Actually, Elijah, it worked both ways with the plains Indians. Trading was big amonst the Indians and the early settlers. Because of the many, many, different languages spoken by many, many different tribes, the Indians all learned some English in order to communicate not only with traders, but even amonst different tribes. When they spoke about individuals, such as their Chiefs, they would translate the names into English themselves, in order for easier understanding by English speaking traders as to what tribe they were from. The Indians even gave discriptive names to White men. For instance one of the names they gave to George A. Custer was "Yellow Hair".
on June 2,2012 | 01:16PM Ken_Conklin wrote:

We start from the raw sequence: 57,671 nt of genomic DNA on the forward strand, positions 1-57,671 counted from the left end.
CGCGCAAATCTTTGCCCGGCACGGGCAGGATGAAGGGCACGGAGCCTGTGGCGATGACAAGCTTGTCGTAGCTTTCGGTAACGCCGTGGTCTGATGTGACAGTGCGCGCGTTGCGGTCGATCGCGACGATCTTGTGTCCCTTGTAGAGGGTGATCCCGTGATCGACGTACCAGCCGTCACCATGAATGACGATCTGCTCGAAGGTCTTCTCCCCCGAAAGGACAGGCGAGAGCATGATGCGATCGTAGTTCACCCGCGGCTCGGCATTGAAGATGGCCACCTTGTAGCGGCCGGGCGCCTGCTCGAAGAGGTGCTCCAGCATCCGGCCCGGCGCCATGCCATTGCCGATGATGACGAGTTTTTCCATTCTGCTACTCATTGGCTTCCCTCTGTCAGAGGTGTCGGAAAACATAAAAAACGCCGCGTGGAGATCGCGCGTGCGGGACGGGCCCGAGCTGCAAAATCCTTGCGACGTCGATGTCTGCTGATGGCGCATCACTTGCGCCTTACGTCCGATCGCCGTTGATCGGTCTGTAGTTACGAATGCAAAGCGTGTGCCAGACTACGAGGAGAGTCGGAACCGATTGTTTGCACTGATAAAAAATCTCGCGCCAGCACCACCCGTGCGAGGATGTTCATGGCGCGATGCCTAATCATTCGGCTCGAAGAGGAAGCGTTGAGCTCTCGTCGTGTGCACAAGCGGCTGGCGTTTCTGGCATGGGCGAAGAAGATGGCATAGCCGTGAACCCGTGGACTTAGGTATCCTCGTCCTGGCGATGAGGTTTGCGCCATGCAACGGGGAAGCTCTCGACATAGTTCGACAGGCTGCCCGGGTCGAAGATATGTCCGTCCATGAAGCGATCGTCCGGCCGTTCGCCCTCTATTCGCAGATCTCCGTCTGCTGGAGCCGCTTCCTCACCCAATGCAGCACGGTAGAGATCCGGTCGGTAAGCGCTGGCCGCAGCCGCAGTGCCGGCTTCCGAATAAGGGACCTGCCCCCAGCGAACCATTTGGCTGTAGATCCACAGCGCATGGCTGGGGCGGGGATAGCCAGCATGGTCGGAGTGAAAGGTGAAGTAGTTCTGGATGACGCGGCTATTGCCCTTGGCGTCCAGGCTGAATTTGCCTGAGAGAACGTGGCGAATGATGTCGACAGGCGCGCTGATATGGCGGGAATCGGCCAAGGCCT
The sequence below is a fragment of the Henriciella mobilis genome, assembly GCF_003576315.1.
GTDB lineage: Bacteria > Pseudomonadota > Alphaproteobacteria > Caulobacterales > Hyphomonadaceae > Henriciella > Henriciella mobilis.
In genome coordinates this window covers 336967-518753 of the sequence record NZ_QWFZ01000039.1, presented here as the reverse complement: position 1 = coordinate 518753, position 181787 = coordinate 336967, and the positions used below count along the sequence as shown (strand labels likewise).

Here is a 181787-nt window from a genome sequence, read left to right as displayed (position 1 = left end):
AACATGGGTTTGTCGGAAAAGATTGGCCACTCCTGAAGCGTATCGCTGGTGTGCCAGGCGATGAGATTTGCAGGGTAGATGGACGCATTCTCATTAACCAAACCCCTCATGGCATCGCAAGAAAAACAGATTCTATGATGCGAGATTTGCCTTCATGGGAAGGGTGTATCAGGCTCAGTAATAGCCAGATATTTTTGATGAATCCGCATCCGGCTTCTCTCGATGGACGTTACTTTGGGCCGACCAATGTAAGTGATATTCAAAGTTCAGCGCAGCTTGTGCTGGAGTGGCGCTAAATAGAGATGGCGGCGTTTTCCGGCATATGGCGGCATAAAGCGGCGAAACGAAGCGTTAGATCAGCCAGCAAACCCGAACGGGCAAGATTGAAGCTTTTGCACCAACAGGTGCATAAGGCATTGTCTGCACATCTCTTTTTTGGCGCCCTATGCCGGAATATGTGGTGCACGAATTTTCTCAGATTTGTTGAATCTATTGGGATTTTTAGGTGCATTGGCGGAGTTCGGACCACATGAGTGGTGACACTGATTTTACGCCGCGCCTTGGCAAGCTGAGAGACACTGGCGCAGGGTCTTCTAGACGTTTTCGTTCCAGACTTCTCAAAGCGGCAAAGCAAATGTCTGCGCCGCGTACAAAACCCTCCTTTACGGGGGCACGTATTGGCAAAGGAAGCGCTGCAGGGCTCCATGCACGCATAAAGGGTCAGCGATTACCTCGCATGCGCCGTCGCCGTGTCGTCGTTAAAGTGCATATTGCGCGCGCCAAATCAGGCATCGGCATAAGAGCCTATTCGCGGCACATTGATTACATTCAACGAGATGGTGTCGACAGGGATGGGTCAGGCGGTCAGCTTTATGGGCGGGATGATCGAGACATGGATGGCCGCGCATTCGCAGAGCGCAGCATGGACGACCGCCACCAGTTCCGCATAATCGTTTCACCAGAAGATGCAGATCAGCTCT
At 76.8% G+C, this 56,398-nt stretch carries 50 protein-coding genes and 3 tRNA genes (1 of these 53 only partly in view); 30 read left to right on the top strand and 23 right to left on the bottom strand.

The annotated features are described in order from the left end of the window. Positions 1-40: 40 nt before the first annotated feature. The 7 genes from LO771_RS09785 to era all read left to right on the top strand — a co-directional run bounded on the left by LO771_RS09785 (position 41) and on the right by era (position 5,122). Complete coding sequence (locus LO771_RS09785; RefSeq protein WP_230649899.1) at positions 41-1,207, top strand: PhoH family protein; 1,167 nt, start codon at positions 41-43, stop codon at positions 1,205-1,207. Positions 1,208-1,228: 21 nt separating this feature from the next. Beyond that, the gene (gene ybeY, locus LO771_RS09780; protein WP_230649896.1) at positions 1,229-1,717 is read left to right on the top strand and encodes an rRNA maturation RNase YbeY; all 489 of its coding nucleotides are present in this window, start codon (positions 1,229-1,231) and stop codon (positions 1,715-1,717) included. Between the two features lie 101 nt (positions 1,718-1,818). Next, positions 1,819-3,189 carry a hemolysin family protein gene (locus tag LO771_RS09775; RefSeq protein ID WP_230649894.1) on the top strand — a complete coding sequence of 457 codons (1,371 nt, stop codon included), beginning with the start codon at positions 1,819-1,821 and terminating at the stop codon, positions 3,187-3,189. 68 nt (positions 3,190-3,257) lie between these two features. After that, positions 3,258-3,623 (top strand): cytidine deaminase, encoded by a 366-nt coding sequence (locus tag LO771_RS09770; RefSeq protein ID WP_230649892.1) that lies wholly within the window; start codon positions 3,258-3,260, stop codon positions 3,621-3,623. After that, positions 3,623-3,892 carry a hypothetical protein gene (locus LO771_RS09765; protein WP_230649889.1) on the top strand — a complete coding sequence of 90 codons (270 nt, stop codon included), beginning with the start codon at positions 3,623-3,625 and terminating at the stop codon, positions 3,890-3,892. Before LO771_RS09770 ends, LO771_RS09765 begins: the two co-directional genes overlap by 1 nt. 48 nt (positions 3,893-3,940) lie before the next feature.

Elijahhawaii3 has written his/her usual angry, insulting rant. But even garbage in a dumpster might have a few useful things that can be salvaged, so I shall respond in a rational tone to the substantive comments. Several trustworthy webpages indicate that the English names of Indian chiefs Sitting Bull and Crazy Horse were in fact correct conceptual translations of their native-language names. Apparently there was no attempt to create English-language transliterations of them so that English-speakers would pronounce the native names in a way similar to how they were actually pronounced in their native language. Apparently the English-language conceptual translations Sitting Bull and Crazy Horse were acceptable to those Indian chiefs themselves and to their tribal members, so that both Indians and Caucasians used those English-language names by mutual consent and without giving insult or taking offense. That still does not answer my question how the Indian languages dealt with English names (a question very relevant here because we have a Hawaiian-language writer abusing the basketball player's English-language name Metta World Peace). Probably English names which had no conceptual meaning, like Custer or Lincoln, might have been spoken by the Indians with pronunciations as close to English as they could manage, although perhaps the Indians might have created brand new Indian names related to their physical appearance (as Custer was called Yellowhair) or to some event that they were involved in. I have no information whether Caucasians with names that could be given conceptual translations, like King or Wolfe or Flowers, were given the corresponding names translated into the Indian languages. But I suspect that did not happen because the conceptual translation of the name, at least in those three examples, would probably not correspond to either the appearance or the behavior or social function of the person. However, there are other examples where Indian names were never given a conceptual translation but were always cited in English using a transliteration of the native pronunciation. For example, consider the name of the Indian woman who joined with Lewis and Clark on their famous expedition. The official English spelling of her name is Sacagawea. Both the spelling and pronunciation have been controversial. Also, there's confusion because she had a name in the tribe of her birth, and a name with similar pronunciation but different meaning in the tribe which kidnapped her. But apparently no English-speaker ever called her by a conceptual translation which would have been Bird Woman in the language of her birth-tribe or Boat Puller in the language of her capturers' tribe. Lewis and Clark apparently referred to her by speaking her name as close as they could to the pronunciation which she herself used, and they always wrote her name in English as a transliteration of that pronunciation, never as a conceptual translation. A couple years ago a statue of her was placed in the U.S. Capitol's Statuary Hall, with great ceremony and speechifying by politicians and scholars, both Indian and Caucasian, with everyone using the now-politically-correct pronunciation Sah-CAH-gwah rather than the more commonly used Sah-kah-jow-EE-ah. Nobody called her Bird Woman or Boat Puller, which would have been considered an insult, although Kekeha Solis and elijahhawaii3 might have done that. It's also interesting that speakers of English and other European languages apparently always did their best to honor Hawaiian names by rendering them with transliterations that preserved pronunciation rather than disrespecting them by creating conceptual translations of them. For example the famous Hawaiian native who traveled to Yale University, became a fervent Christian, and invited the missionaries to come to Hawaii, Opukaha'ia. Most often the missionaries spelled his name Obookiah, probably because that was a spelling which came as close as possible to what English-speakers were able to pronounce, and perhaps because Obookiah sounds and looks like what could be a name of an Old Testament prophet or king like Jeremiah or Hezekiah. English-speakers never referred to him with a conceptual translation of his name as Belly Sliced Open, even though that was the way English-speakers typically handled Indian names like Sitting Bull and Crazy Horse. Another obvious example is Kamehameha, whose name was always preserved intact, and never cited as Lonely One. Even Russian explorers, who met him and wrote about him but in a language with a different alphabet, preserved the pronunciation of his name when they transliterated his name into the Cyrillic alphabet rather than giving a conceptual translation. (It's interesting that the Russian spelling begins with the letter which is pronounced like a "T" rather than a "K", perhaps because the Russians heard his name in Ni'ihau dialect as Tamehameha). The author of all the Hawaiian-language columns dealing with name translations, Kekeha Solis, has acknowledged that he was also the author of the May 26 column about the lauhala group, despite the name originally printed as author. So it is interesting that he chose to render the personal name "Metta World Peace" into the conceptual translation "Maluhia Honua Meka" but on May 26 he chose to respect the actual names of several members of the lauhala group and refrained from citing them with either Hawaiianized transliterations or conceptual translations. For example, "Donna Brown" did not get a transliteration of her name into "Kana Palaunu" which, undoubtedly, Mr. Solis realized would have been disrespectful. And thank goodness Mr. Solis did not do a conceptual translation of the last name of Hulali JEWELL into "Mea Ho'onani Kino." Thus it appears that Kekeha Solis disrespects and butchers the names of outsiders like Metta World Peace by Hawaiianizing them, while he respects the names of racial or social or cultural insiders by leaving their English names intact, unmolested and unhawaiianized. If I were to follow Mr. Solis' lead, perhaps I should do a conceptual translation of his name for use in this English language essay. "Keha" means "lofty" or "majestic." "Ke" means "the." "Solis" would seem to have something to do with the Sun. So perhaps I should abide by his belief that it's OK to refer to people by using conceptually translated names. Let's call him "Sun The Majestic One." Meanwhile the fake-name commenter who prefers insults to intellectual discussion might be given an Indian name befitting his/her behavior: Pottymouth.